Birds at High Camp
August 30th, 2013 in Around the Woodstove
You don’t have to hike far to find birds around High Camp. In fact you don’t need to leave camp at all. Everyday red crossbills and pine siskins have been coming to camp to gobble up our grade A grit. The grit is used in their gizzard’s to grind up their food, a function performed by our teeth. And while the crossbills don’t have teeth, it does look like they need an orthodontist to straighten out their beaks! Their goofy looking bills are adapted to pry open conifer cones, letting them access the energy rich seeds. This year there is a spruce cone crop that the crossbills are feeding on. The flock already has some young but the males are still singing, often in the evenings while perched on treetops. This means more mating could continue to occur in the area. Interestingly crossbills do not restrict their mating to the spring or summer months but will in fact breed whenever they find a large enough cone crop to sustain themselves. Both crossbills and siskins are members of the finch family, famous for the rapid evolution of bill sizes and shapes driven by their effectiveness at consuming available foods. In fact different populations of crossbills have larger beaks and prefer pine seeds whereas our spruce eating crossbills presumably have smaller beaks (I haven’t measured, yet).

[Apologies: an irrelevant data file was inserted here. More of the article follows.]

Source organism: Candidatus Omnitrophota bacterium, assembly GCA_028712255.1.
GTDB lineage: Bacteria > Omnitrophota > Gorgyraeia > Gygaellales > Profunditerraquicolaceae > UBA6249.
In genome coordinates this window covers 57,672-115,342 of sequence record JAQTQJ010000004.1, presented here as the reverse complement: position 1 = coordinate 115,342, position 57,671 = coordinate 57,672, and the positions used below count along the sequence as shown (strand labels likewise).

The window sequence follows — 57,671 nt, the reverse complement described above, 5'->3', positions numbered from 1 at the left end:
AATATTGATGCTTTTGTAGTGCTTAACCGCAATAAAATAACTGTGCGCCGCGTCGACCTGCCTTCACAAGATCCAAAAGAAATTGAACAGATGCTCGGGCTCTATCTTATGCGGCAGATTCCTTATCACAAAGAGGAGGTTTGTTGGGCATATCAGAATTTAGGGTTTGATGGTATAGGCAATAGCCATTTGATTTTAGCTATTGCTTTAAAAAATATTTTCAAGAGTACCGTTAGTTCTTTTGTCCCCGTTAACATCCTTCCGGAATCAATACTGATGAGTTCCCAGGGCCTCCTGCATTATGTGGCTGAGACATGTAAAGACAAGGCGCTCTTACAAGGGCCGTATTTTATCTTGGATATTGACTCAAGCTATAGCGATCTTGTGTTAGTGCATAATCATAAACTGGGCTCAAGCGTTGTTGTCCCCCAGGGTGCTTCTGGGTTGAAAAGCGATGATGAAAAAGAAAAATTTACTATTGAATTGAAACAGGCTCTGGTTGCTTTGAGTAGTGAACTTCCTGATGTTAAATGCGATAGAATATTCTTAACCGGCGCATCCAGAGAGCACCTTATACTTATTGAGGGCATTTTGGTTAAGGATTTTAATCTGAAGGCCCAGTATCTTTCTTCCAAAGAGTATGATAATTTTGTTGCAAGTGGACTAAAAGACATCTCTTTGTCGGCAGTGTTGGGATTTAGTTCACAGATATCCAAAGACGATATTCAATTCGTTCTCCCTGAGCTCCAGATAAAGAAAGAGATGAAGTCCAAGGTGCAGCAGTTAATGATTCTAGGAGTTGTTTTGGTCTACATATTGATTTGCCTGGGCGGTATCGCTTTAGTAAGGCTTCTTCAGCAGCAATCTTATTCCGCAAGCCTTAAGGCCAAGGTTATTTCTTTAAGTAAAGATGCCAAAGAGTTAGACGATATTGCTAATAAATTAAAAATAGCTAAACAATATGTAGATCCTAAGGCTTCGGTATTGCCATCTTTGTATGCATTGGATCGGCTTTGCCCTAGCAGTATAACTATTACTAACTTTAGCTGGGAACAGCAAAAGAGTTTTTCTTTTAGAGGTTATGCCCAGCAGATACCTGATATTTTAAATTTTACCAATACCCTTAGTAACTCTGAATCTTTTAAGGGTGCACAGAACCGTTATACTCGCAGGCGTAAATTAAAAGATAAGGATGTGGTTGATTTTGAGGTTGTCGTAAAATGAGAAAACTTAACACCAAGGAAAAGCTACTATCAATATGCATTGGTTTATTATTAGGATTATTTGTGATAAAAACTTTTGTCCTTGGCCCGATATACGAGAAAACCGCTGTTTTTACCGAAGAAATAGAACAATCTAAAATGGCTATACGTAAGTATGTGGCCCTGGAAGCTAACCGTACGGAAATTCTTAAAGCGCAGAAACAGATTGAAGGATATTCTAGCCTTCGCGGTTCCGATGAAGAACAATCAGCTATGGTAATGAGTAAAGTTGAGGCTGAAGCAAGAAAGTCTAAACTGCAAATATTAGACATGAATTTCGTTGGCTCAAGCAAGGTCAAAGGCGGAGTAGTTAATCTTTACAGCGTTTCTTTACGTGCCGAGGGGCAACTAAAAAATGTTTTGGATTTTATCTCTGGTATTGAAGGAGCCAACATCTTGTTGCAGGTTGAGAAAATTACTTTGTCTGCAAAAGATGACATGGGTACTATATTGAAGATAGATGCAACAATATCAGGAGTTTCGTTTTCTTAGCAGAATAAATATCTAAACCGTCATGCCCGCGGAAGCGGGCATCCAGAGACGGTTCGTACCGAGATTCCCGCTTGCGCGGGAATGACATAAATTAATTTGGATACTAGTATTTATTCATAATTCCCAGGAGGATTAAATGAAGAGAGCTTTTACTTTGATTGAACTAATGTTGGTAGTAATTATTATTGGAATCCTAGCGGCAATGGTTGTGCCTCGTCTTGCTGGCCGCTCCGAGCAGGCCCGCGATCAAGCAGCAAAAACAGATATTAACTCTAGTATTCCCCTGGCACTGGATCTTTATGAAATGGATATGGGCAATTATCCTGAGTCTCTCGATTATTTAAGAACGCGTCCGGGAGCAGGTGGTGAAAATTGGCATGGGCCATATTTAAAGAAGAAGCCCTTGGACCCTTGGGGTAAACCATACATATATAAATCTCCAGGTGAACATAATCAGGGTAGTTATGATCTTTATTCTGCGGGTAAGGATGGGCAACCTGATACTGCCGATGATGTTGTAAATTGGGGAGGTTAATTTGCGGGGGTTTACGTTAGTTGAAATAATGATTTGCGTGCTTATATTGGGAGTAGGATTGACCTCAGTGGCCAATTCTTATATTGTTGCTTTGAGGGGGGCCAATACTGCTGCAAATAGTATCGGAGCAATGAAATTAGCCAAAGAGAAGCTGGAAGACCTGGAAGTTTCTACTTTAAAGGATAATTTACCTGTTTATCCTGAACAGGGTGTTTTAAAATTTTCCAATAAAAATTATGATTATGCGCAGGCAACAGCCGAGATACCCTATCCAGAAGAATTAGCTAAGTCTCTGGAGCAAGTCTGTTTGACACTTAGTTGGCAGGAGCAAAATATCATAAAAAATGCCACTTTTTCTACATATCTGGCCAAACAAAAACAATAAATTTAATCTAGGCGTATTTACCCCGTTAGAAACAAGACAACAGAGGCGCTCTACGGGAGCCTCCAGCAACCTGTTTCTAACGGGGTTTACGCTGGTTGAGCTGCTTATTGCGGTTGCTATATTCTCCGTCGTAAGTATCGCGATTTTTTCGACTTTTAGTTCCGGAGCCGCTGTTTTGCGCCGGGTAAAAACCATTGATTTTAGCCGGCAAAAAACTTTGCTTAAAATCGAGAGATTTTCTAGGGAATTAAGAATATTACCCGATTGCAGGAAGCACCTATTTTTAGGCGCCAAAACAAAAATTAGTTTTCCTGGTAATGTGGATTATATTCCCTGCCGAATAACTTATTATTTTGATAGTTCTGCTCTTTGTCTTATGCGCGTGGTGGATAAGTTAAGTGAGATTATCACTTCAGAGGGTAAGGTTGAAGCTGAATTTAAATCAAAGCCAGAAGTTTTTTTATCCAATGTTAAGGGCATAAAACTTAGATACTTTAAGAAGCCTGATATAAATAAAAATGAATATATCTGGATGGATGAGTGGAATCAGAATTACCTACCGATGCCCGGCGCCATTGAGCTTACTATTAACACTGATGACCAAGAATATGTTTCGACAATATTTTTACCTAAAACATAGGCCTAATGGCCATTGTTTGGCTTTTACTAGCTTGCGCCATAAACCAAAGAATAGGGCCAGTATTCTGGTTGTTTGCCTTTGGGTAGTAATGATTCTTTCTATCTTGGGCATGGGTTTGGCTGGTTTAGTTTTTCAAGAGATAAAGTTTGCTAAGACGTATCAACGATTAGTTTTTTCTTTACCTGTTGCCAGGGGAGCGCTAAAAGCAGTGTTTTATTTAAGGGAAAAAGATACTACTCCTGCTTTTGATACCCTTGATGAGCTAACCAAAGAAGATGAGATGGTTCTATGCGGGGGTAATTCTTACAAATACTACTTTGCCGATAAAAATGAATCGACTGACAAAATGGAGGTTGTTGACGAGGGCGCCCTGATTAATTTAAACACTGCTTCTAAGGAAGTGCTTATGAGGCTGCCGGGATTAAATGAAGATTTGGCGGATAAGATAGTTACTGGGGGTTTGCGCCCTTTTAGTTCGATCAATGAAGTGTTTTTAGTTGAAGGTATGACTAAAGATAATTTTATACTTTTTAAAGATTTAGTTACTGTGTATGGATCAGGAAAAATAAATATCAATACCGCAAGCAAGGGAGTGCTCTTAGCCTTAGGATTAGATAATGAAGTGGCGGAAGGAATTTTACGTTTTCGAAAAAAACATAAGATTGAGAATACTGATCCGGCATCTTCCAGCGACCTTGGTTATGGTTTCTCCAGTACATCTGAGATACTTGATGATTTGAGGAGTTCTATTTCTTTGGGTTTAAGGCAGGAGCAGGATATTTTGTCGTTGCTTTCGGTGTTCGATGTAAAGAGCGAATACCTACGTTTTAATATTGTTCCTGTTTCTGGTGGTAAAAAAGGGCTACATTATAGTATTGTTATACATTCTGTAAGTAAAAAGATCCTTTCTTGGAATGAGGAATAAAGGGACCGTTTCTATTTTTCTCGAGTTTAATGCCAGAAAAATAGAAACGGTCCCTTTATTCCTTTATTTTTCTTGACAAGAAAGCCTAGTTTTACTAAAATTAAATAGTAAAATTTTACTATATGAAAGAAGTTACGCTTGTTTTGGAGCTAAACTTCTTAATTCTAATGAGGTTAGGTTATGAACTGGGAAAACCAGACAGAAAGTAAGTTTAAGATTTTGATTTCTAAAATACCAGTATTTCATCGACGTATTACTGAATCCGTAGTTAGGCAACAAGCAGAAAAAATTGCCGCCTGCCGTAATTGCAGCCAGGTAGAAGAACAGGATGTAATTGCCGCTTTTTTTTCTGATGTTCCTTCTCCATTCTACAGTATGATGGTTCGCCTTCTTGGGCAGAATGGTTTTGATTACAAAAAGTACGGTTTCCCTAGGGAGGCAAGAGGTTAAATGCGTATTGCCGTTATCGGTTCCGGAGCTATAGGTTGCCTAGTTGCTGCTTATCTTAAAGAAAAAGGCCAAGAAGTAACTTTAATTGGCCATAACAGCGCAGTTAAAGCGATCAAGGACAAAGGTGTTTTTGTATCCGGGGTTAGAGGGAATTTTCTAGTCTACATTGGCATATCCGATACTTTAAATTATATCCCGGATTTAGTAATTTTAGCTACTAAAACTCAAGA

Other birding highlights this summer have included sightings of western tanagers, mountain bluebirds, Clark’s nutcrackers, nuthatches, brown creepers, lots of grouse and many raptors.
In early August, mountain chickadees nested in front of the lodge. For several weeks the busy parents could be seen swooping in every couple minutes to feed the chicks. The young have since fledged but flocks can still be seen and more often heard around camp.